Do you live an ethical life? Most of us would certainly answer "yes" right away. We'd like to think that we have fine values and that we always make good decisions to act in the world based upon these.
But when I stop to really ponder this question, it is not so easy to answer. When I look into my closet, I'm not totally sure that every shirt was made by a reputable company that doesn't exploit sweatshop labour.
Although I bike to work or take public transit, our family owns a car which we fill with gas that emits carbon dioxide and other pollutants.
Whenever I enter the polling booth, I feel numerous prejudices pulling me to support various candidates and parties - not one perfect ethical choice is always predominantly available among them.
I know my private actions have public consequences, but I don't always know if I'm making the best ethical decision.
For centuries before the Second Vatican Council, Catholic moral theology was based on (sometimes narrow readings of) the "natural law" tradition (recognizing objective truths that human beings can deduce through reason).
Seminarians were trained for their role as confessors to answer moral questions with the use of manuals, and moral behaviour largely entailed compliance with the manual's prescriptions.
Traditionalists might still predominantly see the practice of ethics as simply referring to the Catechism of the Catholic Church, but that document itself states, "Application of the natural law varies greatly; it can demand reflection that takes account of various conditions of life according to places, times and circumstances."
So ethical reflection requires interpretation. As contemporary Catholic Christians, what guides us in trying to resolve the challenge of living an ethical life?
A new book by Scott Kline (The Ethical Being: A Catholic Guide to Contemporary Issues, Novalis, 2013) wisely recommends that we consider four sources of Catholic ethics: Scripture, tradition, reason and experience.
As Kline explains, the Reformation principle of sola scriptura (by Scripture alone) encouraged Protestant ethicists to be more insistent on the centrality of the Bible than their Catholic colleagues. But especially since Vatican II, Catholic ethicists have added more weight to scriptural exegesis, without the weaknesses of proof-texting or overly literal readings.
Catholic social thought has been a wonderful gift to the Church, and over the years as we engaged in ecumenical social action, several Protestant colleagues have told me how much they admire this wonderful tradition.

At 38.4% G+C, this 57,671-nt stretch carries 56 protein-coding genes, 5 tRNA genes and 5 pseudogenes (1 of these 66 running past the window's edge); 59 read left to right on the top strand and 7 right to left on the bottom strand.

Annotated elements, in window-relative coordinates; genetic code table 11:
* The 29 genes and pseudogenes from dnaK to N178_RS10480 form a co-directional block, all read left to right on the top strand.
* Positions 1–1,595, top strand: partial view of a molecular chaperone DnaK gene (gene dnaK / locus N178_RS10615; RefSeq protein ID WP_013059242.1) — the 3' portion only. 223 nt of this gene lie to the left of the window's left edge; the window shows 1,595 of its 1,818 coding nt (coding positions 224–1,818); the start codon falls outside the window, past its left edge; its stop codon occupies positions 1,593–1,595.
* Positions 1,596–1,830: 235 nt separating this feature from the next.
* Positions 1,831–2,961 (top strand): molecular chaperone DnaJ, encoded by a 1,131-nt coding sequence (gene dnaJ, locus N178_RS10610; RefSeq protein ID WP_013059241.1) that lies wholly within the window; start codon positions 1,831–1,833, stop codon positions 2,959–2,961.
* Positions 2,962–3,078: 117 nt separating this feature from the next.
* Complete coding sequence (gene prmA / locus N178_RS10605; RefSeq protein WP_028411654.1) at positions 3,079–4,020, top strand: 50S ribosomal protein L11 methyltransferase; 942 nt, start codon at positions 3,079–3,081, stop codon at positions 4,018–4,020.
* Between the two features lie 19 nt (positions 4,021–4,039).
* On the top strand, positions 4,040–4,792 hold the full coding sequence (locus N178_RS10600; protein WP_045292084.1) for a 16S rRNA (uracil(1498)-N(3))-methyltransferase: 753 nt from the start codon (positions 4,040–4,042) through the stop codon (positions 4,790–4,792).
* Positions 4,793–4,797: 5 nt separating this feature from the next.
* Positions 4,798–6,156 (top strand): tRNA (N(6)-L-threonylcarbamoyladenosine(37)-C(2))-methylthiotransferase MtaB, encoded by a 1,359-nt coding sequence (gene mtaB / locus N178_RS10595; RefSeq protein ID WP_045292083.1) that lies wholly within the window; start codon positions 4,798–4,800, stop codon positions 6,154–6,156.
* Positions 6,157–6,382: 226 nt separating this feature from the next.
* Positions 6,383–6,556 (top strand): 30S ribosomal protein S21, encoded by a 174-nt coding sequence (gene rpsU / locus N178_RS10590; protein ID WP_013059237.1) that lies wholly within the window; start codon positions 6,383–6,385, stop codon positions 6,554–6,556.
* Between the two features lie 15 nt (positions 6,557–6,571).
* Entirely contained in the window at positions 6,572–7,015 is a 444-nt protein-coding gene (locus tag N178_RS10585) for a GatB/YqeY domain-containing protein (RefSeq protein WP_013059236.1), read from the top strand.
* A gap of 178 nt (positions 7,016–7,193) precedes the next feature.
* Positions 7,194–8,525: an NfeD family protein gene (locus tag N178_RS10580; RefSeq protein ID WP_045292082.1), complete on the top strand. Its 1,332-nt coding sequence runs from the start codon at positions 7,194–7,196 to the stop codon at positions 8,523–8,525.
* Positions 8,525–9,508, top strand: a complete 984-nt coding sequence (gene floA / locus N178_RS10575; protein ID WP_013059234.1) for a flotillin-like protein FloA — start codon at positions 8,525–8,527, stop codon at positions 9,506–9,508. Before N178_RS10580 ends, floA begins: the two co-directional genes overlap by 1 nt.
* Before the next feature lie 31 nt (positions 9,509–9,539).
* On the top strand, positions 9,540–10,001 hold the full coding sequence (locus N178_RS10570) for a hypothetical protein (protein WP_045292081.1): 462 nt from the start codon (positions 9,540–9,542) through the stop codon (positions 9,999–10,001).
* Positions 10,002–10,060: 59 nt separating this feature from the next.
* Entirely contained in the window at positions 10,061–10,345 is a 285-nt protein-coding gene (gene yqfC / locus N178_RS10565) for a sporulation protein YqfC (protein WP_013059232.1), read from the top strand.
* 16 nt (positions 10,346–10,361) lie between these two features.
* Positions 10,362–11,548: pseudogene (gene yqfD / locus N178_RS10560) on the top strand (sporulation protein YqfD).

(Pity we rarely hear sermons on Catholic social thought, and that teachers in Catholic schools and seminaries can attain their positions without deep backgrounds in the Church's social doctrine.)
Reason must also be present in rigorous reflection on ethical issues in order to avoid the pitfalls of whim, self-interest or mere opinion masquerading as faith.
Finally, the Catholic ethical tradition, however reluctantly at times, must also recognize a fourth source of ethics: the experience of the people of God, discussing and debating issues.
Although we can count on these sources, ethical decision-making is still complicated. How else could we explain the title of J.T. Noonan Jr.'s book on the development of Catholic moral teaching: A Church That Can and Cannot Change (Notre Dame, 2005)?
After all, the Church's magisterium approved of slavery until the late 19th century - a teaching we would now easily recognize as in error. Other Church teachings have evolved over time as well, on topics such as divorce, usury and freedom of conscience.
Kline's book is a useful guide to help readers grapple with Catholic thinking on such topical concerns as sexual ethics, life and death issues, and capitalism.
Since he himself is not only a professor (at St. Jerome's University in Waterloo, Ont.) but also an active practitioner (he chairs the ecumenical peace organization, Project Ploughshares), his chapter on violence and peace is especially relevant.
Personally, I yearn to see a papal encyclical on the environment, with more of a creation-centred approach to Catholic environmental ethics. Kline adequately covers this newer ethical topic, but unfortunately without references to recent documents from the Canadian bishops.
Kline helps us understand ethics as systematic reflections on morality, and thus an ongoing discipline in a Christian's life.
His challenge to us is to always ask, "Who is the person I want to become?"
(Joe Gunn is the Ottawa-based executive director of Citizens for Public Justice, www.cpj.ca, an ecumenical social advocacy organization.)